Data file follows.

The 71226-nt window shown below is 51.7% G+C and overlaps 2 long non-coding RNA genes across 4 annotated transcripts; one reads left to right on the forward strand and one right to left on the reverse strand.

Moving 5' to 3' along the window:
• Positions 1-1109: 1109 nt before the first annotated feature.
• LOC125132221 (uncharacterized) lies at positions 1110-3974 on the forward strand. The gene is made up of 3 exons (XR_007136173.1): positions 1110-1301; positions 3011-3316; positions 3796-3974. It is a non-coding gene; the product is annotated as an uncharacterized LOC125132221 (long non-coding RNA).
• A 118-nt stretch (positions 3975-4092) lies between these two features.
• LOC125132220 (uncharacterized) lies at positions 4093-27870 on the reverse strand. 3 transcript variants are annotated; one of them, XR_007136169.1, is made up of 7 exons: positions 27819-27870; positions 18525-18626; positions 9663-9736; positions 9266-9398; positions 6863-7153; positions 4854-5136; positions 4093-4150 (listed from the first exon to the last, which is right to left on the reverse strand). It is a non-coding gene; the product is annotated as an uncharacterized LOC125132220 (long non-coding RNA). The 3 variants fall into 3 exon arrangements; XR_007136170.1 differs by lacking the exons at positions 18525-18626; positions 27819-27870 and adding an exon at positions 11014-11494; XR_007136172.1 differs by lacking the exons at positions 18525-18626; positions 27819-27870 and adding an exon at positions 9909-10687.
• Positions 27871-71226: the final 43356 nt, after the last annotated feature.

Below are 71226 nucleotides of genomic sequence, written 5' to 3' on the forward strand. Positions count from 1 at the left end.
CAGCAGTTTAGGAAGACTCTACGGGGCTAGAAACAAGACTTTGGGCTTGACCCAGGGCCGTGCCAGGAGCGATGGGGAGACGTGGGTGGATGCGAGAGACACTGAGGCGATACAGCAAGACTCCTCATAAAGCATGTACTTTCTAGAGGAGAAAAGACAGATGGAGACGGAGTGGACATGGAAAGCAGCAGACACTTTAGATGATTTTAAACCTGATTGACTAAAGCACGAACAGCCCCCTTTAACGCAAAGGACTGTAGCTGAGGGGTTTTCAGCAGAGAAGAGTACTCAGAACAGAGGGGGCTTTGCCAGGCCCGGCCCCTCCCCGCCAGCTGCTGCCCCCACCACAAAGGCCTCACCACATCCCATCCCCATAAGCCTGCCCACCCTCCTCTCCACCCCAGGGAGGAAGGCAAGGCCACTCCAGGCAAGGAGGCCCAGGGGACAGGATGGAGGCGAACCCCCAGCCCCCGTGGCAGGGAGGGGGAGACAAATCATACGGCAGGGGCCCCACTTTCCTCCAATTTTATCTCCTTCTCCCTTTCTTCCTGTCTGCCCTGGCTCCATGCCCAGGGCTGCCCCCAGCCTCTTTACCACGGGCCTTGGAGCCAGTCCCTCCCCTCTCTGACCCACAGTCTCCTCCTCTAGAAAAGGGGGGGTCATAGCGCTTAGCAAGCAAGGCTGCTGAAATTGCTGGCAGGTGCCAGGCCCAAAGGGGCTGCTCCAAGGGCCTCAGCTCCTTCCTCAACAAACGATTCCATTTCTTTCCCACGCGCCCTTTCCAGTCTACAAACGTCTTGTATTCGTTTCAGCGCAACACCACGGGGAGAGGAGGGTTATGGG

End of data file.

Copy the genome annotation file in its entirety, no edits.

The 71226-nt window shown below is 51.7% G+C and overlaps 2 long non-coding RNA genes across 4 annotated transcripts; one reads left to right on the forward strand and one right to left on the reverse strand.

Moving 5' to 3' along the window:
• Positions 1-1109: 1109 nt before the first annotated feature.
• LOC125132221 (uncharacterized) lies at positions 1110-3974 on the forward strand. The gene is made up of 3 exons (XR_007136173.1): positions 1110-1301; positions 3011-3316; positions 3796-3974. It is a non-coding gene; the product is annotated as an uncharacterized LOC125132221 (long non-coding RNA).
• A 118-nt stretch (positions 3975-4092) lies between these two features.
• LOC125132220 (uncharacterized) lies at positions 4093-27870 on the reverse strand. 3 transcript variants are annotated; one of them, XR_007136169.1, is made up of 7 exons: positions 27819-27870; positions 18525-18626; positions 9663-9736; positions 9266-9398; positions 6863-7153; positions 4854-5136; positions 4093-4150 (listed from the first exon to the last, which is right to left on the reverse strand). It is a non-coding gene; the product is annotated as an uncharacterized LOC125132220 (long non-coding RNA). The 3 variants fall into 3 exon arrangements; XR_007136170.1 differs by lacking the exons at positions 18525-18626; positions 27819-27870 and adding an exon at positions 11014-11494; XR_007136172.1 differs by lacking the exons at positions 18525-18626; positions 27819-27870 and adding an exon at positions 9909-10687.
• Positions 27871-71226: the final 43356 nt, after the last annotated feature.

Below are 71226 nucleotides of genomic sequence, written 5' to 3' on the forward strand. Positions count from 1 at the left end.
CAGCAGTTTAGGAAGACTCTACGGGGCTAGAAACAAGACTTTGGGCTTGACCCAGGGCCGTGCCAGGAGCGATGGGGAGACGTGGGTGGATGCGAGAGACACTGAGGCGATACAGCAAGACTCCTCATAAAGCATGTACTTTCTAGAGGAGAAAAGACAGATGGAGACGGAGTGGACATGGAAAGCAGCAGACACTTTAGATGATTTTAAACCTGATTGACTAAAGCACGAACAGCCCCCTTTAACGCAAAGGACTGTAGCTGAGGGGTTTTCAGCAGAGAAGAGTACTCAGAACAGAGGGGGCTTTGCCAGGCCCGGCCCCTCCCCGCCAGCTGCTGCCCCCACCACAAAGGCCTCACCACATCCCATCCCCATAAGCCTGCCCACCCTCCTCTCCACCCCAGGGAGGAAGGCAAGGCCACTCCAGGCAAGGAGGCCCAGGGGACAGGATGGAGGCGAACCCCCAGCCCCCGTGGCAGGGAGGGGGAGACAAATCATACGGCAGGGGCCCCACTTTCCTCCAATTTTATCTCCTTCTCCCTTTCTTCCTGTCTGCCCTGGCTCCATGCCCAGGGCTGCCCCCAGCCTCTTTACCACGGGCCTTGGAGCCAGTCCCTCCCCTCTCTGACCCACAGTCTCCTCCTCTAGAAAAGGGGGGGTCATAGCGCTTAGCAAGCAAGGCTGCTGAAATTGCTGGCAGGTGCCAGGCCCAAAGGGGCTGCTCCAAGGGCCTCAGCTCCTTCCTCAACAAACGATTCCATTTCTTTCCCACGCGCCCTTTCCAGTCTACAAACGTCTTGTATTCGTTTCAGCGCAACACCACGGGGAGAGGAGGGTTATGGG